idea should be incorporated into the preamble instead. The RF agrees
on a more general list of mistreatment. The term “exploitation” is not
clear enough, because “sexual and economic exploitation” creates conceptual
problems. The term “economic exploitation” is vague and may lead to
New Zealand supported the Australian proposal not
to create an exclusive list, but highlighted the need for a list of
those issues of particular concern to PWD. Adding “economic exploitation”
is therefore important as many PWD are subjected to this form of abuse.
It supports the Russian proposal to include the first sentence of 12.1
of the WG text in the preamble and also to mention the most vulnerable
groups like women and children in the preamble. NZ supported South Africa’s
proposed text: “all forms of exploitation, violence and abuse, including…”,
which would enable an open list of examples.
Uganda expressed concerns that all PWD need protection
and preferred to keep the expression as it stands. It supports a separate
paragraph or separate article to cover women and girls. It supports
the NZ and South African proposals as they both end with “including”,
so that the list does not appear to be exhaustive.
Trinidad and Tobago agreed there is no need to specify
categories in 12.1 as this is a general paragraph. There is a need for
a separate paragraph dealing with the most vulnerable groups. The reference
to families is better placed in 12.2 in relation to the question of
support. With regard to the listing, it is very important to spell out
some of the major forms of abuse and violation, and the South African
and NZ language proposals are therefore supported.
Holy See supported proposals by Costa Rica and others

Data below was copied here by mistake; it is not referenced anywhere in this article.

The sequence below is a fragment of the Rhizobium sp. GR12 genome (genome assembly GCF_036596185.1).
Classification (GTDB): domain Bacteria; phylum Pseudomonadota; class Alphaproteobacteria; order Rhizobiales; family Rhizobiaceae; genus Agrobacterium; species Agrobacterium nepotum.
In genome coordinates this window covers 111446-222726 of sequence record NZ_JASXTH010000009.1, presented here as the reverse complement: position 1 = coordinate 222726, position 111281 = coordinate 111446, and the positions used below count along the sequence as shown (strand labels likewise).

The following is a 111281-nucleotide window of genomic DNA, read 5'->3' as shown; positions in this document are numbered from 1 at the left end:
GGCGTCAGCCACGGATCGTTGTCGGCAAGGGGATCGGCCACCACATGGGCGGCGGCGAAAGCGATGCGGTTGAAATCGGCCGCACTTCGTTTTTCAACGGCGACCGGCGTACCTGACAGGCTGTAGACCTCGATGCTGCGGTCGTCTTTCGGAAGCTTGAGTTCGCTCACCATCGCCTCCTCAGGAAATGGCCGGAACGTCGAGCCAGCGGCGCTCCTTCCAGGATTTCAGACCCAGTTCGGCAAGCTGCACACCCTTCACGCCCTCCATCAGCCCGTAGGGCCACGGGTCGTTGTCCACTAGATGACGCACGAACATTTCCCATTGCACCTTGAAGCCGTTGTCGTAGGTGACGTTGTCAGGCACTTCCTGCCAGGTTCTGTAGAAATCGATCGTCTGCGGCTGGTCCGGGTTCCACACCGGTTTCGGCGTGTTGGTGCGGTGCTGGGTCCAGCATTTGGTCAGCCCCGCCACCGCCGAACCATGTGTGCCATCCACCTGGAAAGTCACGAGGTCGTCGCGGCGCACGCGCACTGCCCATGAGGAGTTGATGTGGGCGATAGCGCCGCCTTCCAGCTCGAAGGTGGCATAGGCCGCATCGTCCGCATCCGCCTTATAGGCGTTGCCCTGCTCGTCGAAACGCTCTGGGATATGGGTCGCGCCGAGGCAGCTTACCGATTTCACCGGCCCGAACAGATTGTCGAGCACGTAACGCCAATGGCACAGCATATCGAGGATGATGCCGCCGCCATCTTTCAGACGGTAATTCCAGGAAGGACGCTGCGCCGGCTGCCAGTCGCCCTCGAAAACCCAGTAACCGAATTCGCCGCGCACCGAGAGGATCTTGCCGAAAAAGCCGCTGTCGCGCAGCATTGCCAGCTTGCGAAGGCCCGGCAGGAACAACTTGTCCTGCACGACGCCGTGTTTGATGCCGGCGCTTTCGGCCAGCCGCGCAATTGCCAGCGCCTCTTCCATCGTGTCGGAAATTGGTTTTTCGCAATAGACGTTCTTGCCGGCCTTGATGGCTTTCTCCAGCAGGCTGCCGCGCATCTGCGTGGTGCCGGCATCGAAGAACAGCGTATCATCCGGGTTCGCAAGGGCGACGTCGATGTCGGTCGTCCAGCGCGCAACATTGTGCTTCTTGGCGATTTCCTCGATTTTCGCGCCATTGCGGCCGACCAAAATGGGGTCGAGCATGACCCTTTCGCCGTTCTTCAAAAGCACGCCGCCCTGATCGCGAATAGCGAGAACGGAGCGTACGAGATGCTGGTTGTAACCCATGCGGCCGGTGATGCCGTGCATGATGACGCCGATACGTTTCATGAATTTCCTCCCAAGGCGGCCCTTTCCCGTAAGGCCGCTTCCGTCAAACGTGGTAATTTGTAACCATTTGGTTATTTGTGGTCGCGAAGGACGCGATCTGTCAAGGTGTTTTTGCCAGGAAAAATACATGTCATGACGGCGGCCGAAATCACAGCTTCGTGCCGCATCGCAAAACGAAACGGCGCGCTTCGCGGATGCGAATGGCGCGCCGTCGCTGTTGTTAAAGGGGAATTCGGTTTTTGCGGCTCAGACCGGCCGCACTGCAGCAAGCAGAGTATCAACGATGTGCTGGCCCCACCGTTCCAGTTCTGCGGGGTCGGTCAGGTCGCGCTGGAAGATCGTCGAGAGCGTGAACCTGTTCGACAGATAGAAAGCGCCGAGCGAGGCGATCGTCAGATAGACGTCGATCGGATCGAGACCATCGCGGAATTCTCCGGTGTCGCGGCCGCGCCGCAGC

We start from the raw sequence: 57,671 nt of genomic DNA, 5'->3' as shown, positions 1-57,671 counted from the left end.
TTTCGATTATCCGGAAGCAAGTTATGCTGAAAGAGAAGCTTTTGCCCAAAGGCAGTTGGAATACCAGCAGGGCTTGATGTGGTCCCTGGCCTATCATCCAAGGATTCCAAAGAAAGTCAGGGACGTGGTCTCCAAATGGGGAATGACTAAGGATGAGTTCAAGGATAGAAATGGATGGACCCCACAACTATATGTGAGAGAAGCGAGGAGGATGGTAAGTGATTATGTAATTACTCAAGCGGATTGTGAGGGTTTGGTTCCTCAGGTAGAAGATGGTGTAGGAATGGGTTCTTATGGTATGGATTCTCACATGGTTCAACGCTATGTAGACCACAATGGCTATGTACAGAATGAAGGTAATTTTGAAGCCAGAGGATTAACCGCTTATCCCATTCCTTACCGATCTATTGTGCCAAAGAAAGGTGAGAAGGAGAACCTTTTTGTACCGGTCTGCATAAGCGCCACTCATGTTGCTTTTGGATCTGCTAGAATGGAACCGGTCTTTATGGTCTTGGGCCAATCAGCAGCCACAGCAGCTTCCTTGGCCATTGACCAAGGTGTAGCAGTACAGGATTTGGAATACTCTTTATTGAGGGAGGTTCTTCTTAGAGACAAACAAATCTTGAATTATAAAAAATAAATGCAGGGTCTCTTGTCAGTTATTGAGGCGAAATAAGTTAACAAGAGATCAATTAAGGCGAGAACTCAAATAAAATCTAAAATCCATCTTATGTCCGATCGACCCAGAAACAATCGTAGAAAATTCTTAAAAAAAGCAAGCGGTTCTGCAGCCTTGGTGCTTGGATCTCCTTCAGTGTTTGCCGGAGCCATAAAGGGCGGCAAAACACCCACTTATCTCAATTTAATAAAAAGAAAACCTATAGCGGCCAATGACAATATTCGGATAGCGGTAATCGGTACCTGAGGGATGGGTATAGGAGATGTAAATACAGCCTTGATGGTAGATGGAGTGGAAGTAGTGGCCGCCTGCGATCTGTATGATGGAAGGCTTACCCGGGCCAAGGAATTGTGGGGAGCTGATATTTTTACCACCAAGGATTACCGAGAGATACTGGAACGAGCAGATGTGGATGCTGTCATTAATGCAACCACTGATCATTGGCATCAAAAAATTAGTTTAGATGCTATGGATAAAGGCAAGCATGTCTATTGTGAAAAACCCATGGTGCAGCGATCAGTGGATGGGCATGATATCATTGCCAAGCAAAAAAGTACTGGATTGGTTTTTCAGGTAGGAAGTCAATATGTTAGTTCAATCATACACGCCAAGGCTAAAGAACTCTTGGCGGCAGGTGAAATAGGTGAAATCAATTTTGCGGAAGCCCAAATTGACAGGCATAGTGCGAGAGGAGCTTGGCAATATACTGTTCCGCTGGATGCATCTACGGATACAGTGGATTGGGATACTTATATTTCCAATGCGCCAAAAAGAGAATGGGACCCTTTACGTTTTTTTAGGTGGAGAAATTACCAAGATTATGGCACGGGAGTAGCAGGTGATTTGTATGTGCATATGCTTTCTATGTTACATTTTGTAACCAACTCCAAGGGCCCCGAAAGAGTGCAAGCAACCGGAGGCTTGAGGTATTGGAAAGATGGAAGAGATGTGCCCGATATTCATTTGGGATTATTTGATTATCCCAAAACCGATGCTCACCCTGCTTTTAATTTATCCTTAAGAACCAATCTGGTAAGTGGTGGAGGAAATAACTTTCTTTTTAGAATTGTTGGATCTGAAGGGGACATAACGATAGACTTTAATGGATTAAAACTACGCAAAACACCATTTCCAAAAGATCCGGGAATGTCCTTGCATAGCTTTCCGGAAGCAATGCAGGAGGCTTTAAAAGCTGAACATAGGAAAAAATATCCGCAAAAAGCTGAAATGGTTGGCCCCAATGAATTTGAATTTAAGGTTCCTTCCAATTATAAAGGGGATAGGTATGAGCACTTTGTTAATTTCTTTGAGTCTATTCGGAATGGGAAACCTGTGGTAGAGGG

that suggested moving the reference to “and their families” to 12.2
rather than deleting it entirely from the article. Depending on one’s
disability, the family may be crucial to the life and protection of
PWD. The decision not to explicitly protect the family may directly
subject the PWD to that violence and abuse this Convention is seeking
to protect them from.
Thailand supported the South African language on “all
forms of exploitation, violence and abuse”, and was flexible on the
word “including…”. The reference to family should be moved elsewhere
as it may confuse the scope of this Convention. It is flexible on special
references to woman and girls; however, formulating a para specific
to such circumstances might be more helpful.
The Coordinator reminded colleagues of the question
raised regarding the use of term “sexual and economic exploitation”.
The Convention on the Rights of the Child, Article 34 uses the term
“sexual exploitation” and Article 32 refers to “economic exploitation”
and Article 36 refers to “all other forms of exploitation”.
Syrian Arab Republic supported the South African proposal
with regard to the listing of all forms of abuse. It is also important
to include the mention of economic exploitation, and it is preferred
to move the reference to family to 12.2. A new paragraph exclusively
on women and children was also supported.
Costa Rica supported the South African proposal and
was flexible on using “including” followed by a list. Lists often cause
problems, it noted, but if other delegations agree, then either the
SA or NZ proposals are acceptable.
Norway emphasized the need to have a strong and encompassing
wording. This can be done by keeping the formulation short and succinct,